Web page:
Another challenge of non-invasive ventilation is that removing the endotracheal tube exposes the ventilatory assist delivery to interference from the upper airways. The upper airways constitute a crossroad between air and food passages controlled via a complex neural network with the aim of coordinating respiration with e.g. swallowing, speech, cough and vomiting such that no food or other substances aiming for the oesophagus enters the trachea, that no gastric content leaves the oesophagus, and that no air enters into the stomach. Apart from issues of leaks and interface, one common complication of non-invasive ventilation is air passing into the stomach, so-called gastric insufflation, which could lead to severe complications in newborns. It is suggested that gastric insufflation is caused by high pressures of assist but it is likely that it is also linked to poor synchrony of assist. As the act of swallowing occurs during a period of apnea, when the glottis is closed, and is typically followed by an expiration, no diaphragmatic activity occurs during swallowing. Hence, no assist delivery can occur during NAVA since the presence of diaphragm electrical activity is required for the breath to be delivered.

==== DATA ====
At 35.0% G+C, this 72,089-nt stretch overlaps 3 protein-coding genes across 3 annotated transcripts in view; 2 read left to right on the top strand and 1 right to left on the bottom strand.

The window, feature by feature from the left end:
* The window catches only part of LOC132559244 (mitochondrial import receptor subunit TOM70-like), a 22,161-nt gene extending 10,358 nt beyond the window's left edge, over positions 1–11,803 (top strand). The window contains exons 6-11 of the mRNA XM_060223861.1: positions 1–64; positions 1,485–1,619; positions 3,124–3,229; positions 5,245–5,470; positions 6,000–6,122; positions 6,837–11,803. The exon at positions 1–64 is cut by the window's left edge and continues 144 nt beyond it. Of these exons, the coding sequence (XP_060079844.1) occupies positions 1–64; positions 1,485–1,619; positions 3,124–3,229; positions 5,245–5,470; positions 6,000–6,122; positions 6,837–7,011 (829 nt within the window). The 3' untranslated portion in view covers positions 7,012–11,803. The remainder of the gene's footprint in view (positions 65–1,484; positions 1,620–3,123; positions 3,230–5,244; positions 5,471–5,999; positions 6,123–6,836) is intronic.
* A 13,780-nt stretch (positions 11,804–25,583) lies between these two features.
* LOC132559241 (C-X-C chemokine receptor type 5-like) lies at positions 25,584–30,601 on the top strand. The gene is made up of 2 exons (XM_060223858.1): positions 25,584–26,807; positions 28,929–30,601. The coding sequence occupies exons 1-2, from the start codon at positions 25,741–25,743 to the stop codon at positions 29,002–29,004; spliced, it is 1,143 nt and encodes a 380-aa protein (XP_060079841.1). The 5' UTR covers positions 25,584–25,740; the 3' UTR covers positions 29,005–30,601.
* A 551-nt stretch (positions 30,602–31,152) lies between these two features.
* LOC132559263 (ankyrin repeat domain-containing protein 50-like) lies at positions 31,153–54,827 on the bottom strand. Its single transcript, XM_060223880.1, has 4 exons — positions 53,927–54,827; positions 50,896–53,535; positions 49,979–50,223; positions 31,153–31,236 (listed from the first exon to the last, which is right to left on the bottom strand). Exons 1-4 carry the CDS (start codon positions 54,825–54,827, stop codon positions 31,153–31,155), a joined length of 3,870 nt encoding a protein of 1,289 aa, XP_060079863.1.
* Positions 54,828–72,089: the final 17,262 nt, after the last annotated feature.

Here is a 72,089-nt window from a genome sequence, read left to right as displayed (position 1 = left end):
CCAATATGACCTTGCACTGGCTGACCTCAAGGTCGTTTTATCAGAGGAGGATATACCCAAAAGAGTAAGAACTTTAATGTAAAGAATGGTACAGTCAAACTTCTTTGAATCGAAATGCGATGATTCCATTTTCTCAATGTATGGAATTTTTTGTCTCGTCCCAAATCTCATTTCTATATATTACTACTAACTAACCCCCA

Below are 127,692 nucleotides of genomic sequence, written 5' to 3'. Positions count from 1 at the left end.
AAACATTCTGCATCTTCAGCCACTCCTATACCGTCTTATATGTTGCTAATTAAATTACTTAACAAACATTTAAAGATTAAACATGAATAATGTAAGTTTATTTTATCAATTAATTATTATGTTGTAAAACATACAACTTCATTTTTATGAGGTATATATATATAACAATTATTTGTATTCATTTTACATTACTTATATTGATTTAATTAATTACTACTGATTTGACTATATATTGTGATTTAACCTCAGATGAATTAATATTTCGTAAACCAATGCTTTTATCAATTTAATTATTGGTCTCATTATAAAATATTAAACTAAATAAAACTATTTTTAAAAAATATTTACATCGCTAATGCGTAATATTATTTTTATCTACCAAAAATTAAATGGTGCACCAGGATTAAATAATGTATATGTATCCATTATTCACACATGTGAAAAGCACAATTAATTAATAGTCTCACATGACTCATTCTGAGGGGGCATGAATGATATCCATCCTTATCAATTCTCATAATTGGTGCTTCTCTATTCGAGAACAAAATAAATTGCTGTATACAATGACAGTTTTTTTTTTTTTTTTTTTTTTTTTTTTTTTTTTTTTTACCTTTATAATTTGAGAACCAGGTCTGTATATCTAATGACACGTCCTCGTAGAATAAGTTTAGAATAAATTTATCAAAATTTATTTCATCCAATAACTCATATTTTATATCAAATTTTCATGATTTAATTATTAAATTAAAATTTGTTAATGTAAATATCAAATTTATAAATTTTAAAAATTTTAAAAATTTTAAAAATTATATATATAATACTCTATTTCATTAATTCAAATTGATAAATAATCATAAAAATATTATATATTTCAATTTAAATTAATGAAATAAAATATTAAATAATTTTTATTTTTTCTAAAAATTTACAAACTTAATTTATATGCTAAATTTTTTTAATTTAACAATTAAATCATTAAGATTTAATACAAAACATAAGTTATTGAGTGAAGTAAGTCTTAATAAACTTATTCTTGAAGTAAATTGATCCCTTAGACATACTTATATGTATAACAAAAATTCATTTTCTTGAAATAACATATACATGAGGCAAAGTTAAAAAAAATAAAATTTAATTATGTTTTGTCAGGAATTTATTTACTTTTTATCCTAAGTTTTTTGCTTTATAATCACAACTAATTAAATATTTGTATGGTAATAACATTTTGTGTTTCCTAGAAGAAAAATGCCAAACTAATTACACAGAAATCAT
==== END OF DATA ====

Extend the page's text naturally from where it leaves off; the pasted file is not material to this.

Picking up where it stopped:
In contrast, a mode of ventilatory assist that terminates assist based on either pneumatic signals or by time criteria can also continue to deliver assist during swallowing. Since the upper oesophageal sphincter pressure (protecting reflux) is relaxed, little pressure should be required for air to enter into the food passage. An important feature of the upper airways is that they are synchronised to breathing and that the glottis and the upper airway passage widens during every inspiration. Delivery of assist in synchrony with the neural inspiration should thus result in a less resistive load. During exhalation, the glottis and upper airways can narrow and restrict flow, a function believed to be linked to maintained lung recruitment. Hence, asynchronous delivery of assist during the exhalation phase is unlikely to be favourable in terms of efficient assist delivery. The most efficient non-invasive assist delivery should hence occur when inspiratory muscles are active, such that the lowest possible pressure is required to inflate the lungs with the least interference of the upper airways. Cough is a complex three step activity initiated by 1) an inspiration, which when interrupted is followed by 2) an expiratory pressure generation against a closed glottis, and 3) opening of the glottis. The diaphragm is only active during the first two steps such that coughing is probably facilitated by NAVA, whereas a mode using a pneumatic controller or timer to terminate assist probably also delivers assist during the 3rd step and interferes with coughing. Another factor during non-invasive ventilation is that the patient actually has the ability to speak. Speech is a voluntary activity associated with rather arrhythmic contractions of the diaphragm. Due to its close neural integration, NAVA is not likely to interfere with speech, whereas a conventional mode using a pneumatic controller or timer to terminate assist introduces problems with timing of assist in synchrony with speech.